Sunday, January 7, 2018

Supercalifragilisticexpialidocious and such

If you are a hippopotomonstrosesquipedaliophobe, i.e., someone with a fear of long words, you will likely want to stop reading here. If not, you may be interested in noting, if you haven’t already, that the longest word in English language dictionaries is currently pneumonoultramicroscopicsilicovolcanoconiosis, a lung disease caused by inhaling very fine ash or sand dust. Some prefer to refer to it as silicosis, which means pretty much the same thing. It's pneumonoultramikroskopikosilikovulkanokonioosi in Finnish;  neumonwltramicroscopicsilicovolcanoconiosis in Welsh; Viêm phế quản-phế quản giác mạc in Vietnamese, 폐렴 현미경 in Korean.

I remember as a kid being told that the longest word in English was antidisestablish-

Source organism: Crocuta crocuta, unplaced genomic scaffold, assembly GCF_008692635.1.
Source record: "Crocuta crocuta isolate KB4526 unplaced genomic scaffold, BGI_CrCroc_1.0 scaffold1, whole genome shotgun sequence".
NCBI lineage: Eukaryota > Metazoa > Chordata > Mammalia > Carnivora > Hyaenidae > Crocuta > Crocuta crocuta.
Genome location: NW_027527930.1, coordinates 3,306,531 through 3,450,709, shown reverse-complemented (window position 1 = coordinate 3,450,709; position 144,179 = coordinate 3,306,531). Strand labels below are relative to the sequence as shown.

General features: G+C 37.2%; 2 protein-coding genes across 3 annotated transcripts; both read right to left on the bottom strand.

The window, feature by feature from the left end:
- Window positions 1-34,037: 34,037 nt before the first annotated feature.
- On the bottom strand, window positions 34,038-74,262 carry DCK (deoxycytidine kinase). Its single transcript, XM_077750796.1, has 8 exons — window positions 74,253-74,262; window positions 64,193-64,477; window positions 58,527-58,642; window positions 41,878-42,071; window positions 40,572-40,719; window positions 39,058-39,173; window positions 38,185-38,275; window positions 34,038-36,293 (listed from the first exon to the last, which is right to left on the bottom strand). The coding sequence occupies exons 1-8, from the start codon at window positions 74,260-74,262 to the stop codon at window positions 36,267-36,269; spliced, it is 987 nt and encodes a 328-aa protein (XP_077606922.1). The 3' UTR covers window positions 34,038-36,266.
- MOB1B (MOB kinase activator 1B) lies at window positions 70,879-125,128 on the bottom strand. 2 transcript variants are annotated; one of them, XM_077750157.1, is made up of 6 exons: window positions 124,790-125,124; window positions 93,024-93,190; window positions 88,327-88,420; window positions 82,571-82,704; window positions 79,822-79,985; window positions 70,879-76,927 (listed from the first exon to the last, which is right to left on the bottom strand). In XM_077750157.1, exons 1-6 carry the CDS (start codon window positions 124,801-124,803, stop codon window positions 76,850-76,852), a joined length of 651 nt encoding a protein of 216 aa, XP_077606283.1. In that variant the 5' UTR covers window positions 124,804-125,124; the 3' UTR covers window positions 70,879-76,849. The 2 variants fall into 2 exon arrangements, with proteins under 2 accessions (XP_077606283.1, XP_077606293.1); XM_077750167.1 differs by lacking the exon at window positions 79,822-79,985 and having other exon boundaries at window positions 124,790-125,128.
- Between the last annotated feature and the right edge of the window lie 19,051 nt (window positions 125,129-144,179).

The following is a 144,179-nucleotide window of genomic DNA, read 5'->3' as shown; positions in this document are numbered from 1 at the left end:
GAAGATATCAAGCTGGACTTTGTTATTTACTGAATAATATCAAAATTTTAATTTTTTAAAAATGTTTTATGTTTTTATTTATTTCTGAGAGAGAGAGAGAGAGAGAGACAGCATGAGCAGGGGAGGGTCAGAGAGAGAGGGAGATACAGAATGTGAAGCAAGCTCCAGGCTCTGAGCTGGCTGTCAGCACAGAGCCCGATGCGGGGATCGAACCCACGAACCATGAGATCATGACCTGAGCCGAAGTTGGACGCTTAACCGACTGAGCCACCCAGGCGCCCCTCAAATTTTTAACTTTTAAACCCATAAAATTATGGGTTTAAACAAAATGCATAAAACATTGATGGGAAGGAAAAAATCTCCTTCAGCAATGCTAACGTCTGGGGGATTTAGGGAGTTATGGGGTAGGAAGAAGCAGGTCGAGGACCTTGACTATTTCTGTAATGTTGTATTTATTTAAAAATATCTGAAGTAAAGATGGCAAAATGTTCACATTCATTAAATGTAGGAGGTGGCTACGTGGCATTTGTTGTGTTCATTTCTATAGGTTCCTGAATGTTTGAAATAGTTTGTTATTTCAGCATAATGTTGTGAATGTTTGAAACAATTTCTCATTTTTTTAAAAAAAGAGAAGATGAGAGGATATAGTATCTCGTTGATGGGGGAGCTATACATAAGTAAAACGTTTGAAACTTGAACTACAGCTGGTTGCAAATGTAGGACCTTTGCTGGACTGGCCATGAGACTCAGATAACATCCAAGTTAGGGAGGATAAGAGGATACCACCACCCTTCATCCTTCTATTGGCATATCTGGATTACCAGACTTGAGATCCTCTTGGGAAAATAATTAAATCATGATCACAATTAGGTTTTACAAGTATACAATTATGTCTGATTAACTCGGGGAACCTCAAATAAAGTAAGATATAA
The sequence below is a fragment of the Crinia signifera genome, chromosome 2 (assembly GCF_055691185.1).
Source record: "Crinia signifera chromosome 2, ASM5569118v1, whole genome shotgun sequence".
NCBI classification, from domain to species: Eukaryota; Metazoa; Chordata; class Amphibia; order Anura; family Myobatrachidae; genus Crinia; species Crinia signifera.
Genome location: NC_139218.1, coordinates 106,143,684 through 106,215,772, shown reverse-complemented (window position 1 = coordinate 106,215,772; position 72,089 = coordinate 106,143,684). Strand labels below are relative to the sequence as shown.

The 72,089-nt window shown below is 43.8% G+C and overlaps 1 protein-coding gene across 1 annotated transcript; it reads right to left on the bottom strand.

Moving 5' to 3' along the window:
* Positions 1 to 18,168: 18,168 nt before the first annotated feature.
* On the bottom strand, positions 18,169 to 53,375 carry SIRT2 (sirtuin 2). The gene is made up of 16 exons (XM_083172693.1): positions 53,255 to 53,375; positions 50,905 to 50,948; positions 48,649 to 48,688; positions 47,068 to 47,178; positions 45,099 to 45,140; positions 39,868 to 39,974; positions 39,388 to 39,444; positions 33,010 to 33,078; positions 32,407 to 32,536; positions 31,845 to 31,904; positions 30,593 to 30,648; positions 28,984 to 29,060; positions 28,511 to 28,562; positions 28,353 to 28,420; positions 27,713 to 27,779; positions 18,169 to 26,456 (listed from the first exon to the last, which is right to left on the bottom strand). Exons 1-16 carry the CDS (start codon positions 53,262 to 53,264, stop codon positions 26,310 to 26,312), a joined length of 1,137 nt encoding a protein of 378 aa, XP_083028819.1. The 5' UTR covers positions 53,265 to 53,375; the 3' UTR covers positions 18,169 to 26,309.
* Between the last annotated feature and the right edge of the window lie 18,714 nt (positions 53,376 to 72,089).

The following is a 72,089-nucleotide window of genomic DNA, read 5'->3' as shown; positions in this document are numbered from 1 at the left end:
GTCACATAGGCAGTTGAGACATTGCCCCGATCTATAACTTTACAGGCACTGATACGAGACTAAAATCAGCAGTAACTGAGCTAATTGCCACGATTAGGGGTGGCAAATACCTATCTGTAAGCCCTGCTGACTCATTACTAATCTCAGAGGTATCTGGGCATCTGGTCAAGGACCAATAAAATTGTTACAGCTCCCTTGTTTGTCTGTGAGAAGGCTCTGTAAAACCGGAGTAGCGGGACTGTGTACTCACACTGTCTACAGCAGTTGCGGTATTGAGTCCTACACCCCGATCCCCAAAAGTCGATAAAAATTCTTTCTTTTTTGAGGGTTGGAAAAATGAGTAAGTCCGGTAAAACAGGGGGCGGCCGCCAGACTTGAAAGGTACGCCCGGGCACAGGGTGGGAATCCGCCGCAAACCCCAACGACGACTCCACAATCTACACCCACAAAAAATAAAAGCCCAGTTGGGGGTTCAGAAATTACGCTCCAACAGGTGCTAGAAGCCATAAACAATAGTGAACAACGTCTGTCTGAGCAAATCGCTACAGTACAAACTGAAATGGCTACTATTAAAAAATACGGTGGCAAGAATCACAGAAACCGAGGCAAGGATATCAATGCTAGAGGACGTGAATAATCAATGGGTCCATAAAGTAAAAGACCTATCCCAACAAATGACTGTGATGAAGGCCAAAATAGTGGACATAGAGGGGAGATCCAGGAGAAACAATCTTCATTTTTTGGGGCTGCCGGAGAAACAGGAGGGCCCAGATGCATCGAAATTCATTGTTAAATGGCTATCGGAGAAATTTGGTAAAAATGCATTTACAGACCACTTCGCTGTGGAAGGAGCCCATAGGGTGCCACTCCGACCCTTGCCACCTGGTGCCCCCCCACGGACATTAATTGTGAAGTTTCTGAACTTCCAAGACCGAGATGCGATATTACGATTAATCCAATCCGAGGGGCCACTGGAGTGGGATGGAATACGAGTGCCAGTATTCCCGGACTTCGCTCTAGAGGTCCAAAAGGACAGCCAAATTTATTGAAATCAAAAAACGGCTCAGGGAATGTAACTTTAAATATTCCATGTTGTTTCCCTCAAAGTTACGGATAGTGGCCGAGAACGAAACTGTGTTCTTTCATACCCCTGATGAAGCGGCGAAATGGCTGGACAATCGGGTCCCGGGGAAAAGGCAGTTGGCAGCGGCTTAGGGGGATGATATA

mentarianism.  I see now that that word wasn't even close. Just another "fact" that needed correction in due course of learning about the world and its complexities.

Long words are rare in most languages, but common in German, where words can go on forever as long as they convey something about the real world. Mark Twain observed that German words are so long that some of them even have perspective.

Grundstücksverkehrsgenehmigungszuständigkeitsübertragungsverordnung (in English: “regulation on the delegation of authority concerning land conveyance permission.”) hit the dust a few years ago, pushing Vermögenszuordnungszuständigkeitsübertragungs-verordnung (“regulation on the delegation of authority concerning fortune responsibility”) into first place as the allegedly longest word in the language.  [Note, please, that the hyphens in the above words are not there naturally. I put them there so I could break the words in a way that would keep the margins pleasing to the eye. The words are properly written without hyphens.]